Is there a difference between Botox and Botox® Cosmetic?
Botox® Cosmetic and Botox both contain botulinum toxin type A. Botox® Cosmetic was approved by the FDA in April 2002 for the treatment of forehead (glabellar) lines. Botox was originally approved in 1989 to treat certain eye muscle disorders. In 2000, Botox was also approved to treat neck and shoulder tightness (cervical dystonia).” Both are used to treat frown lines, squint and smile lines, nasal crunch lines, and horizontal forehead wrinkles.
We sometimes recommend Botox/Botox® Cosmetic injections prior to filler injections in certain areas of frequent muscle movement. Combined use often prolongs the effects of both the botox and the chosen filler as they work synergistically to fill the wrinkles and relax the muscles themselves.
Botox/Botox® Cosmetic is administered in units. Units are to botox as milligrams are to blood pressure medications. If you aren’t given the appropriate strength (i.e., milligrams of medication), your blood pressure will not be controlled. The same is true for botox. The amount of units you receive directly relates to how effective botox will be and how long it will last.
Botox relaxes the muscle that creates the wrinkles, smoothing skin and eliminating lines. Your facial expressions will look natural. Although the results are dramatic, botox will not radically change your facial appearance. The muscles are simply relaxed, so you can still smile, frown or look surprised. Many times, to get the best results, we combine botox with other procedures, such as fillers or sculpting agents or ipl’s. Botox doesn’t do everything.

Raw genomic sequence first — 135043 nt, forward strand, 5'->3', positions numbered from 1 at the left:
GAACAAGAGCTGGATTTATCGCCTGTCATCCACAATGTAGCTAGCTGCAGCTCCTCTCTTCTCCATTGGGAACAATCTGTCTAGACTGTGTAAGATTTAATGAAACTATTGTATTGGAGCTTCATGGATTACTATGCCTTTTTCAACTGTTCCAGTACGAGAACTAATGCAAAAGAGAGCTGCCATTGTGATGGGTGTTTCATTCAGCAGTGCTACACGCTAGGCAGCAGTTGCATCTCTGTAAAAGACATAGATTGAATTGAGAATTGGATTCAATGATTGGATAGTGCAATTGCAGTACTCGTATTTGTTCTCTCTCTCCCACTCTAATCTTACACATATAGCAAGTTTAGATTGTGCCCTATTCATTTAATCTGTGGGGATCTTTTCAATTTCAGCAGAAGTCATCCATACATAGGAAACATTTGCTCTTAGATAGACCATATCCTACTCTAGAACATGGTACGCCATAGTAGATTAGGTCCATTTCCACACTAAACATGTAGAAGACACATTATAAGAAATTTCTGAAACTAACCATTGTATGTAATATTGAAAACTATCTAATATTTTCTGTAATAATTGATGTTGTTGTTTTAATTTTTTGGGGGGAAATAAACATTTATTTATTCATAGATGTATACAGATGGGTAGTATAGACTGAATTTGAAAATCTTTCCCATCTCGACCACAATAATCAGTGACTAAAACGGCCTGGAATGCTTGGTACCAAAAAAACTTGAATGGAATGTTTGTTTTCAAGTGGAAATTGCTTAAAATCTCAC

A minimum of 20 – 50 units between the eyebrows is needed (depending on the type of botox used) to relax those muscles for approximately three to four months. Many people may need more botox depending on the strength of their muscles. The same goes for the other areas clinicians commonly inject. Most patients compare the sensation of a botox injection to a bug bite. Overall, the discomfort is minimal and temporary.
Possible Side Effects of Botox
The most common side effects, if they occur at all, are headache, respiratory infection, flu syndrome, temporary eyelid droop and nausea. Bruising is also possible in the treated areas. We ask that you not take aspirin or blood thinners (only if it is not medically contraindicated) for 48 hours prior to receiving botox injections because that will increase the chance of bruising.
It usually takes seven to ten days to see the full effects of botox. Botox lasts up to four months. When it wears off, your lines will gradually revert to their pre-treatment appearance.
After Treatment Care
On the day of the botox treatment, you will be asked not to bend over or lie down for four hours after the injections. We will also ask you not to ice, rub or massage the area. We will ask you to move the muscles, every 15 minutes for the next few hours. It is believed that this helps botox bind to the muscle. We will also ask that you avoid strenuous exercise and alcohol for 24 hours after the injections.